2 Homer delegates among Alaskans at Democratic National Convention

Homer resident Taz Tally is one of 20 delegates representing Alaska at the Democratic National Convention underway in Philadelphia. He says it is an honor to represent the state.

A selfie taken by Homer resident Taz Tally with with the other Alaska delegate from Homer, Diana iana Carbonell at the National Democratic Convention in Philadelphia. (Photo Courtesy of Taz Tally)
A selfie taken by Homer resident Taz Tally with the other Alaska delegate from Homer, Diana Carbonell, at the National Democratic Convention in Philadelphia.
(Photo Courtesy of Taz Tally)

“Well, it is an honor and it is pretty darn exciting to be here in Philly to represent Alaska,” Tally said.

The 65-year-old says the mood is festive but also a bit tense.

“You know people walking around with their Hillary pins and shirts and their Bernie buttons and they’re kind of eyeing each other and they’re trying to say hello,” Tally laughed.

Vermont Sen. Bernie Sanders’ plea for his supporters to rally behind presumptive nominee Hillary Clinton was met with boos today.

Florida Rep. and DNC Chairwoman Debbie Wasserman Schultz is under fire after leaked emails showed Democratic National Committee officials discussing ways to help Clinton defeat Sanders in the Democratic primaries.

The controversy led to an announcement that she would resign after the convention.

Tally said the delegates are talking about the emails that Wikileaks released but they are also preparing to get down to business.

A photo taken by Homer resident Taz Tally who is serving as a delegate for Alaska at the National Democratic Convention in Philadelphia. (Photo Courtesy of Taz Tally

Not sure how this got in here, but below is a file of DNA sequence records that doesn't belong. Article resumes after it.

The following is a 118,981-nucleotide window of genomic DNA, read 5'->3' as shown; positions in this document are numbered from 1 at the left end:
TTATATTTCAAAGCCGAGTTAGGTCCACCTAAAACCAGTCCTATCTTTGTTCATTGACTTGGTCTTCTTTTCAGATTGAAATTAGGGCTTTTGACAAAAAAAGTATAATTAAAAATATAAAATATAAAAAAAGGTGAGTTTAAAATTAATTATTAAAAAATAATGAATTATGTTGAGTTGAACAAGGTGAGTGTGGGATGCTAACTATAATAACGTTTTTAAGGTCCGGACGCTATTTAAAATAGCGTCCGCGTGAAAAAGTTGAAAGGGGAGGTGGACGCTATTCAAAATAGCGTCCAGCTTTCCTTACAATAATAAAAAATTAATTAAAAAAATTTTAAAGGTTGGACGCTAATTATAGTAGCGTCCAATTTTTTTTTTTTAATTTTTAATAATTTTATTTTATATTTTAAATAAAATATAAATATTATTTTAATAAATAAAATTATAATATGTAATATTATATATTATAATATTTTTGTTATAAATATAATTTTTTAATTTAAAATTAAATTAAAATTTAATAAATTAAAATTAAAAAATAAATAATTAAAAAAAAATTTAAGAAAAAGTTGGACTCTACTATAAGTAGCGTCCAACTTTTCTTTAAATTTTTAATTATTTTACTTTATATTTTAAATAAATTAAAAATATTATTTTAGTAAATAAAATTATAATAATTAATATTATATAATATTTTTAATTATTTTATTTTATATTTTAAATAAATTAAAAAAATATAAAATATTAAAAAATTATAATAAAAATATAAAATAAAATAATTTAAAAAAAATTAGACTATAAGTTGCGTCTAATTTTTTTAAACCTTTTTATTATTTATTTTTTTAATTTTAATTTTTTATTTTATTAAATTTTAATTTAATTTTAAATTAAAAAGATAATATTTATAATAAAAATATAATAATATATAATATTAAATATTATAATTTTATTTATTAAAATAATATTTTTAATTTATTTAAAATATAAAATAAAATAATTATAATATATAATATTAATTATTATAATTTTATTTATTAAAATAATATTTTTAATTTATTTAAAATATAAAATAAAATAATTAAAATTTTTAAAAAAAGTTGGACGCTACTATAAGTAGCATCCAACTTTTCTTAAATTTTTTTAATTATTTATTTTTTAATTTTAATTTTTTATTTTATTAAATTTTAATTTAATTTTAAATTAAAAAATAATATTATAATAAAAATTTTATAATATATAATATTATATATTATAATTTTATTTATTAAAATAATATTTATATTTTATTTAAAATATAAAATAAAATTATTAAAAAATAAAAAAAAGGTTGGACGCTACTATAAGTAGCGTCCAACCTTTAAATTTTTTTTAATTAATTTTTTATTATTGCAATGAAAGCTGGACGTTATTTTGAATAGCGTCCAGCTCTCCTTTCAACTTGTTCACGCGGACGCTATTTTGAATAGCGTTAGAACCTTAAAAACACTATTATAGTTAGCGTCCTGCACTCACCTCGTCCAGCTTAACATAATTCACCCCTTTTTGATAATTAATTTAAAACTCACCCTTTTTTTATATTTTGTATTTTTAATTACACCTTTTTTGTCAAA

A photo taken by Homer resident Taz Tally, who is serving as a delegate for Alaska at the National Democratic Convention in Philadelphia.

“Yes, indeed, I think there’s plenty of talk about that,” Tally said. “There are basically two kinds of things going on. The convention is moving towards nominating Hillary and there are all the events towards that, but there are also a lot of Bernie events going on because Bernie’s revolution is continuing.”

Tally said the most important thing is for the Bernie supporters to feel they have some say moving forward. He said although the platform is set, Bernie supporters can still have an impact on the future of the party.

“If the folks who are running the Democratic convention do what happened at the Republican convention — that is, don’t allow votes to occur, don’t allow the roll call votes to occur on party plan items, those kinds of things, if they don’t allow Bernie’s voice to be heard —  then I think there’s a lot more likelihood that some of these folks, not only at the convention, but nationwide, go to the Green Party or go to Donald Trump, because the issues are not so much policy-driven as they are independence-driven,” Tally said.

Tally is one of two Alaska delegates to the Democratic National Convention from the Homer area. The other is Diana Carbonell.

Tally said the Alaska delegates are wearing matching bright blue kuspuks with gold thread, so they should be easy to spot.

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Daysha Eaton, KMXT - Kodiak
Daysha Eaton is a contributor with the Alaska Public Radio Network. Daysha Eaton holds a B.A. from Evergreen State College, and a M.A. from the University of Southern California. Daysha got her start in radio at Seattle public radio stations, KPLU and KUOW. Before coming to KBBI, she was the News Director at KYUK in Bethel. She has also worked as the Southcentral Reporter for KSKA in Anchorage. Daysha's work has appeared on NPR's "Morning Edition" and "All Things Considered", PRI's "The World" and "National Native News". She's happy to take assignments, and to get news tips, which are best sent via email. Daysha became a journalist because she believes in the power of storytelling. Stories connect us and they help us make sense of our world. They shed light on injustice and they comfort us in troubled times. She got into public broadcasting because it seems to fulfill the intention of the 4th Estate and to most effectively apply the freedom of the press granted to us through the Constitution. She feels that public radio has a special way of moving people emotionally through sound, taking them to remote places, introducing them to people they would not otherwise meet and compelling them to think about issues they might ordinarily overlook.